It is also worth noting that the entire aircrew pool for transoceanic ferrying throughout the war was male. Women pilots were not welcome. About a dozen made transatlantic delivery flights as supernumerary co-pilots, but none captained an aircraft on such a trip. It was expressly forbidden by all the organizations involved. Women, including a number of Canadians, did do yeoman work ferrying aeroplanes from factories and repair units to operational squadrons with Britain's Air Transport Auxiliary in the United Kingdom and with the Women's Airforce Service Pilots within the continental United States.
On the evening of 10 November 1940, after ice from an early winter storm was chipped off, seven Hudsons took off and headed east across the forbidding skies of the Atlantic Ocean. Twenty-two men were trying to help win the war; they were also about to make history. Nobody had flown the North Atlantic this late in the year. And they were trying to do it in formation, at night minus the usual navigation lights (to avoid being spotted by marauding German aircraft), and with no navigator in most of the planes. Meteorology lacked the precision it later acquired and, as a consequence, the weather forecast was considered reliable for no more than about the first half of the flight plan. Still, the briefing provided to the crews was remarkably detailed for the day. It was given, as others would be hundreds of more times before the war was over, by Patrick McTaggart-Cowan, a Canadian Rhodes Scholar who already had North Atlantic forecasting experience. The Department of Transport loaned him to the ferry organization for the duration of hostilities where he served as its chief meteorologist in North America. Many veterans of the operation remember him as "McFog" and consider him one of the ferry service's key figures.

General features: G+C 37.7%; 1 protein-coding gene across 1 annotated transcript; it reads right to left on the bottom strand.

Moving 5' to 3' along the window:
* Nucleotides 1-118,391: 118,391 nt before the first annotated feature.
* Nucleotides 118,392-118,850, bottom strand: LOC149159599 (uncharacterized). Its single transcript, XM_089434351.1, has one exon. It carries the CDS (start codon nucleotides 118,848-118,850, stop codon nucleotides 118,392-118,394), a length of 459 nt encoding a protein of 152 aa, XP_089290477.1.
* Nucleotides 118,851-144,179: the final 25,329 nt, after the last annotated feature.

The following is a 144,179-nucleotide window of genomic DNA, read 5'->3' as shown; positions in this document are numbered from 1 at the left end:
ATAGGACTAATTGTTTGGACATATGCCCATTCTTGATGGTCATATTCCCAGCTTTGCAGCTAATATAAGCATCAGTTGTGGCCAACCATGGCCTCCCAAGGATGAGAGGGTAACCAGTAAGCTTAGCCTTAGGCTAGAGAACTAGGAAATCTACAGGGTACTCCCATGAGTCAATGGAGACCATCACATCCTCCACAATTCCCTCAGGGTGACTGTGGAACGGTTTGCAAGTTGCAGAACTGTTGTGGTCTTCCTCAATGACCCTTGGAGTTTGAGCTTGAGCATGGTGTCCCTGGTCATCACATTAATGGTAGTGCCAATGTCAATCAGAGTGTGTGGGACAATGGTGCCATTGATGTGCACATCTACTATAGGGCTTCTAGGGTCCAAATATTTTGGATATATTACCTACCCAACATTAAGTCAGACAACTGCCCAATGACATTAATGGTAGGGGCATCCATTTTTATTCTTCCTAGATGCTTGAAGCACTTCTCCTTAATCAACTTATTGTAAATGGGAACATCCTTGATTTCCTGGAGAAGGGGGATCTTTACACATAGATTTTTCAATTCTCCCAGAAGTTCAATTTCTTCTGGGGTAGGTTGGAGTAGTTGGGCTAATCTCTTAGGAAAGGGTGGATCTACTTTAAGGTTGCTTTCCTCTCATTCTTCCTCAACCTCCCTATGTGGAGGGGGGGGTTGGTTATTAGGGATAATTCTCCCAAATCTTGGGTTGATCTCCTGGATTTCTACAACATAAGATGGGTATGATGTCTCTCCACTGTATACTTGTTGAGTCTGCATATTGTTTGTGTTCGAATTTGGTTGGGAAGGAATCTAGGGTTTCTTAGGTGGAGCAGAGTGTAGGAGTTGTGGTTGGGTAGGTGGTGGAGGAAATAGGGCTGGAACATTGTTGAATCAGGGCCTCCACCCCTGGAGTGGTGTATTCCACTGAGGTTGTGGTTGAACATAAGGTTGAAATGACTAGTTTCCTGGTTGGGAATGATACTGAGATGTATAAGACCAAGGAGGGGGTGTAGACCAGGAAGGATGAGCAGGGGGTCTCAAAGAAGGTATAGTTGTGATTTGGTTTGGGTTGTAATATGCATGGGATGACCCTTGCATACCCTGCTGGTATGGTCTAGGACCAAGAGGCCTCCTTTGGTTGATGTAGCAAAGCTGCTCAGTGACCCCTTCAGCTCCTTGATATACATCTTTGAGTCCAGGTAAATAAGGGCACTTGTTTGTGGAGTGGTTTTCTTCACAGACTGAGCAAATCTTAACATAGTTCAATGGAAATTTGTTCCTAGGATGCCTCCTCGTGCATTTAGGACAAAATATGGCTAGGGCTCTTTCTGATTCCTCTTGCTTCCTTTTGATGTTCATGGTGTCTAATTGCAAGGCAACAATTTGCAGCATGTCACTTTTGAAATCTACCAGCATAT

As many had feared, deteriorating weather conditions prevented the first flight from making it all the way across in formation. Bennett, a nitpicky perfectionist, had prepared for this eventuality by giving each pilot detailed instructions on how to find his way across if they had to break formation. Some crews had some scary moments, but all made it safely to Aldergrove, near Belfast in Northern Ireland, chosen as the destination because of concern about the Hudson's range. Flying times ranged from eleven hours to almost thirteen for the last Hudson to touch down. The next day they flew to an RAF station near Liverpool. Officials immediately hustled the airmen onto a ship bound for North America. With no celebration and no opportunity to experience Britain at war, they were disappointed. They had made history by flying the Atlantic and now they were quietly hurried aboard a ship which, as part of a slow convoy, would take many days to get them back to Canada.
Bennett travelled to London to report the success of the experiment to Beaverbrook. He found the Minister "smiles from ear to ear. And how the Beaver can smile!" In some ways the venture had been too successful. Bennett wanted to have enough navigators so that each aircraft could carry one and find its own way across. It took a couple of (non-fatal) accidents and the safe arrival of only four aircraft from the fourth formation flight, at the end of December, to convince Beaverbrook that Bennett was right. In January 1941, it was decided therefore to augment the mixed-nationality civilian crews with freshly graduated air navigators from the schools of the BCATP in Canada and to dispatch the planes individually across the Atlantic.
By the new year the experiment of ferrying new planes from North America to the British Isles was clearly an immense success. Twenty-five desperately needed aircraft had reached Britain only weeks, and in at least one case only a few days, after rolling off the assembly line in California, a huge improvement over surface delivery. And by the middle of December, with the extended range of the Hudson confirmed, Prestwick, Scotland had become the destination and the eastern terminus of the ferry operation.
Other aircraft types - notably Consolidated PBY Catalinas and B-24 Liberators, Lockheed Venturas and Lodestars, Douglas DB-7 Bostons, Martin B-26 Marauders and A-30 Baltimores, North American B-25 Mitchells, Boeing B-17 Flying Fortresses, and Douglas DC-3 Dakotas - soon joined the Hudsons sitting on tarmacs awaiting favourable weather forecasts for the overseas crossing. Eventually, more than a thousand Canadian-built planes were delivered as well - De Havilland Mosquitoes and Avro Lancasters.